By Calum Marsh
By Stephanie Zacharek
By Alan Scherstuhl
By Simon Abrams
By Alan Scherstuhl
By Alan Scherstuhl
By Stephanie Zacharek
By Amy Nicholson
Just in case you thought war was all randy married women and fresh bread, the filmmakers -- in a scene that lasts, oh, maybe 90 seconds -- quickly parade in two anonymous fascist spies and have them meet their maker via firing squad. Andres witnesses the incident, gets all broody (Faye has disappeared), and as a result is sent from the battle-free front to live with his sergeant's family in Barcelona. There he winds up in bed with Sarge's voluptuous teenage virgin daughter (Ingrid Rubio), except they don't go all the way because, you know, she's totally inexperienced.
Suddenly, war over -- just like that. Republicans out. Franco in. Andres (now played by hunky Juan Diego Botto) a few years older. His luminous mother materializes with her fascist bigwig boyfriend, who sets up Andres and mom in a stylish apartment. The guy has a great life: no job, cool clothes, might go to school. Still he broods. Bring on the babes! In quick succession, he boffs three gorgeous older women: a cheery peasant from his war days (Rosana Pastor), the married upstairs-neighbor lady (Joanna Pacula), and a touring Italian star-violinist (Florence Pernel), all of whom protest for five seconds before allowing the studly Andres to ravish them. (Much cackling here.)
Not only will In Praise of Older Women offend female moviegoers as a result of its depiction of women as nothing more than pleasure-givers, it will insult men with its portrayal of protagonist Andres as a twit who thinks with his penis. To make matters worse, Lombardero and cinematographer Jose Luis Alcaine fetishize everything: not just women's underclothes, which pop up time and again, but a radio, cigarette packs, a train, steam, smoke, buildings, ocean, land, women's breasts, fruit. Every object in this film exists as a sort of sexual accouterment -- pungent, succulent, and ripe -- mere foreplay aids. And the pair bathes it all in caressing, sunny hues of amber and gold.
But Lombardero, Azcona, and Alcaine reveal no truths. They don't even offer up any genuine passion. Ultimately they've created a world that's all surface, reduced love to sex (which they don't bother to show), and attempted to pawn off a visually attractive soft-core stroke movie as a wondrous male rites-of-passage tale. You'll die laughing. (Sunday, February 1, 9:30 p.m.)
-- Michael Yockel
French filmmaker Agnes Merlet's movie about real-life, seventeenth-century Italian artist Artemisia Gentileschi takes place in a universe it would be fun to get lost in. Filmed in the deep, rich hues of Rembrandt and Caravaggio, it evokes the luxuriousness of dark furniture, gold foil, and oil paints. In every scene people seem to be eating feasts set up by God's own caterer. The actors are, by and large, physically appealing, the costumes detailed and elaborate. Why then does the film play as flat as an unpainted canvas?
Not because of its subject matter. Based on the story of the woman Renaissance artist who dared to be taken seriously, Artemisia offers a chance for an actress to portray a firebrand and a gatecrasher. The film identifies Artemisia as "the first woman painter in the history of art" -- presumably in the Western tradition. But even if she weren't one of the earliest recognized women artists, her life would still make a great tale, if for no reason other than that she lived at a time when ideas about art were undergoing revolution. Indeed, the story turns on Artemisia's father allowing her to study with an artist who teaches a strange new concept called "perspective."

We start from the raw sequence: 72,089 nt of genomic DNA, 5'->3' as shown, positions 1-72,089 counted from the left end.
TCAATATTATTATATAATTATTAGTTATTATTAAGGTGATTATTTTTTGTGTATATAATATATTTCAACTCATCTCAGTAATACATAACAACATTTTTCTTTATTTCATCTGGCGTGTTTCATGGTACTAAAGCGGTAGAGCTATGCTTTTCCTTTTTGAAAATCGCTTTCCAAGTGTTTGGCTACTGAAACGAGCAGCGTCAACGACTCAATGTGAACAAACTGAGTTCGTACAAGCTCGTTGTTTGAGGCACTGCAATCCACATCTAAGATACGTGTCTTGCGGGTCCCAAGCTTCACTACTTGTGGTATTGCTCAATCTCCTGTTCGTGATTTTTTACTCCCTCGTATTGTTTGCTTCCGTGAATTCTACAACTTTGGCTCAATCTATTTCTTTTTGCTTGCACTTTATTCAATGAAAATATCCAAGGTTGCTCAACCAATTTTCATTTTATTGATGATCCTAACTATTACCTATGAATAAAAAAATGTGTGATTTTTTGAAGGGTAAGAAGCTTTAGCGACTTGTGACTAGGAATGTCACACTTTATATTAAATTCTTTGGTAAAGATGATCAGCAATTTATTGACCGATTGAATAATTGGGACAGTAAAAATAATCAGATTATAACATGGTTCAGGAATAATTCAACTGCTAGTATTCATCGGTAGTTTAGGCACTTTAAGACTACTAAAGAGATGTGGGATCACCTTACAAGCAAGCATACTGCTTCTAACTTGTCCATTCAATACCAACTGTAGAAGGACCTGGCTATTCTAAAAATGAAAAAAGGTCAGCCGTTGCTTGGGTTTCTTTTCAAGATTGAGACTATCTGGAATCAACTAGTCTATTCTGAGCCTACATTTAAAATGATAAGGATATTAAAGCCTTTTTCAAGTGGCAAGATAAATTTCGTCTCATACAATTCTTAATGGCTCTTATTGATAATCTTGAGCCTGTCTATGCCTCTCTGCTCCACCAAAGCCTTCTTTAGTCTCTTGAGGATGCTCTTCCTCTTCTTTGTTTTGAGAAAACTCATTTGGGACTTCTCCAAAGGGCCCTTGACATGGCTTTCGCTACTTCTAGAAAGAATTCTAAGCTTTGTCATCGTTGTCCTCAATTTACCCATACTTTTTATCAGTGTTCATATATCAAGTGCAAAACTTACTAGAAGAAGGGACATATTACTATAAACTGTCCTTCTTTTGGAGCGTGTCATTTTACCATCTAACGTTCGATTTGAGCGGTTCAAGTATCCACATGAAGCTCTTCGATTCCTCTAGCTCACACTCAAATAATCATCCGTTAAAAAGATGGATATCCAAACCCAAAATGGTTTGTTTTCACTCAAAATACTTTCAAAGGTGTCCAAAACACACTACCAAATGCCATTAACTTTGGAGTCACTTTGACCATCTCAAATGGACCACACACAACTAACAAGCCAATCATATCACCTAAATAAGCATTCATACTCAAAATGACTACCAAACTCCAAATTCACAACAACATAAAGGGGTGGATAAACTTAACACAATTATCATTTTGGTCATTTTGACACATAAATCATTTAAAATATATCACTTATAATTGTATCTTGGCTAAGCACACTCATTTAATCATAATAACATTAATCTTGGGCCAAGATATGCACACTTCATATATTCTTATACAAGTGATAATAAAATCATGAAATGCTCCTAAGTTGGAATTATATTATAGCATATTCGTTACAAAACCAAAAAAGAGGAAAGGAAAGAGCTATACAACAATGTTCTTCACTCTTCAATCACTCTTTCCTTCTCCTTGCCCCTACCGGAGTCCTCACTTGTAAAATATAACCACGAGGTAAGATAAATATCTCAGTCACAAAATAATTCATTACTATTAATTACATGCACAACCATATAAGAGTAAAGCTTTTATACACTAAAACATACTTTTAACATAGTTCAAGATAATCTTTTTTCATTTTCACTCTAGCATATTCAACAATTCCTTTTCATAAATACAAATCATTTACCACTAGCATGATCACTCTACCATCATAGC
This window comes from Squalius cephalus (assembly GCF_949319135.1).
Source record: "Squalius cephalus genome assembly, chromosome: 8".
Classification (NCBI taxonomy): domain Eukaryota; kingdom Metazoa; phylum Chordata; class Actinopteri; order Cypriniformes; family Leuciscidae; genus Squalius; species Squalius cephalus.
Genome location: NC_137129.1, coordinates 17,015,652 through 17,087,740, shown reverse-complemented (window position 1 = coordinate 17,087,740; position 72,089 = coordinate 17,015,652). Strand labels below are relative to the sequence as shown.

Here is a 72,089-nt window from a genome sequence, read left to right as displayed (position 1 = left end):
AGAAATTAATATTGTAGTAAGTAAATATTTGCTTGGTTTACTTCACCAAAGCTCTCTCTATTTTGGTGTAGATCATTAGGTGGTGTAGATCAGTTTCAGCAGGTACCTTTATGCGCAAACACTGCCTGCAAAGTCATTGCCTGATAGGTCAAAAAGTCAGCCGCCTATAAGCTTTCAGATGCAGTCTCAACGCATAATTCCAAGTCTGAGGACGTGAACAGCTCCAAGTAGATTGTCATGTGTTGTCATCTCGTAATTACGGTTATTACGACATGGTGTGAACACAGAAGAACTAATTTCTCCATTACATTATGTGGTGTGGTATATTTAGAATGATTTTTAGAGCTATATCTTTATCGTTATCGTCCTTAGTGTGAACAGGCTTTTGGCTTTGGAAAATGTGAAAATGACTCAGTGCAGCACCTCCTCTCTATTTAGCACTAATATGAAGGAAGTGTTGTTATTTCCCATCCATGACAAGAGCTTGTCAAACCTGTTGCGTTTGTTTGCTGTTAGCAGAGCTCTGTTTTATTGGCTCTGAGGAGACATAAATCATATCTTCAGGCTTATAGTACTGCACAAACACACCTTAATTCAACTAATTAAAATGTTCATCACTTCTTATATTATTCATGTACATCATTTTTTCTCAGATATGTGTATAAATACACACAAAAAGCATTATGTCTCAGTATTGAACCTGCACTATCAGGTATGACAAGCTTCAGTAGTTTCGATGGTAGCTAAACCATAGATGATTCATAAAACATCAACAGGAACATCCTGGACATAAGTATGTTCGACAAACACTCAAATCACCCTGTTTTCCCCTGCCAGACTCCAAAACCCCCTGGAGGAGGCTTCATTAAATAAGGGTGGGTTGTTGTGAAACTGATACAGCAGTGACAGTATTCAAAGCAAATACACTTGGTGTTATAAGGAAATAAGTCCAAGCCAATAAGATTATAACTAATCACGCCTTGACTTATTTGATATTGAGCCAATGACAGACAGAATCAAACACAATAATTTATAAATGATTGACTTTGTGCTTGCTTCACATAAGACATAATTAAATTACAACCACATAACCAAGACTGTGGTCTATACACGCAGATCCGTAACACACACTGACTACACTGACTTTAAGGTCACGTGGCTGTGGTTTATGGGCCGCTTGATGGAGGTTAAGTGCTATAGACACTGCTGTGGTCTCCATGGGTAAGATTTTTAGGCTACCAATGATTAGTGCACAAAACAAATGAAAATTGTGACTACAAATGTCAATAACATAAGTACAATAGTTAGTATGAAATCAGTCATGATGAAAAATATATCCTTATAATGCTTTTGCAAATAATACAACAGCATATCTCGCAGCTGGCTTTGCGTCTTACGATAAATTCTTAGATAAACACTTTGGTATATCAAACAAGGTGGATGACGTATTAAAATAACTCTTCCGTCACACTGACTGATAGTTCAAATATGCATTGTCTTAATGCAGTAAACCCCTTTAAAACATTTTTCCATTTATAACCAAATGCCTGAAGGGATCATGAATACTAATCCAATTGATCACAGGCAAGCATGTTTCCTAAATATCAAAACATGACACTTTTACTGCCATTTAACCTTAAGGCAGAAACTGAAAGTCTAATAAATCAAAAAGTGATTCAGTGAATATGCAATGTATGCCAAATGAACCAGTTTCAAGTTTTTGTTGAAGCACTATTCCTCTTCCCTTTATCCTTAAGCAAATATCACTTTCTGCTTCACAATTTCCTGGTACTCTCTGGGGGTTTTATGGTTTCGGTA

Seventeen at the time we meet her, Artemisia (Valentina Cervi) was born the daughter of Orazio Gentileschi (Michel Serrault), a court portraitist in Rome and the recipient of papal commissions to paint church frescoes. She is the happy inheritor of her father's skill. (Her mother apparently had the good sense to die before the story began.) But because she lives in Renaissance Italy, Artemisia is forbidden to enter the academy or even to use male models. That doesn't stop her from stealing candles and sketching her own nude body late at night in the convent school she attends. Caught by the nuns, Artemisia is sent home, where her father allows her to work in his atelier, finishing portraits and doing fill-in work on his paintings, destined to remain anonymous.
In its worst moments, the movie plays like a feminist docudrama. It doesn't bother to explain the frustration of being a talented woman in the Seventeenth Century. Rather it assumes we know that its heroine has some annoying obstacles to overcome. As portrayed by Cervi, Artemisia is a bundle of nervous energy and self-confidence. But director Merlet has fashioned her feminist heroine as a spunky cartoon suffragette, with her success practically foretold. The notion that she's going against every social and political grain of her time hardly comes into focus.
When the movie works, however, Cervi gives us a feel for Artemisia's voracious curiosity and talent. It's unsettling, then, that the most passionate turn of events concerns the relationship between Orazio and his artistic rival, who happens to be Artemisia's new teacher, Agostino Tassi (Miki Manojlovic). An avant-gardist who's eclipsing Orazio's fame, Tassi becomes Artemisia's teacher and her first lover. The film trips over its own feet with this latter type of instruction. Cervi does an astonishing job of depicting an intelligent woman's curiosity about sex as well as her reaction to her first experience -- a mix of excitement, fear, pleasure, and things gone way out of one's control.
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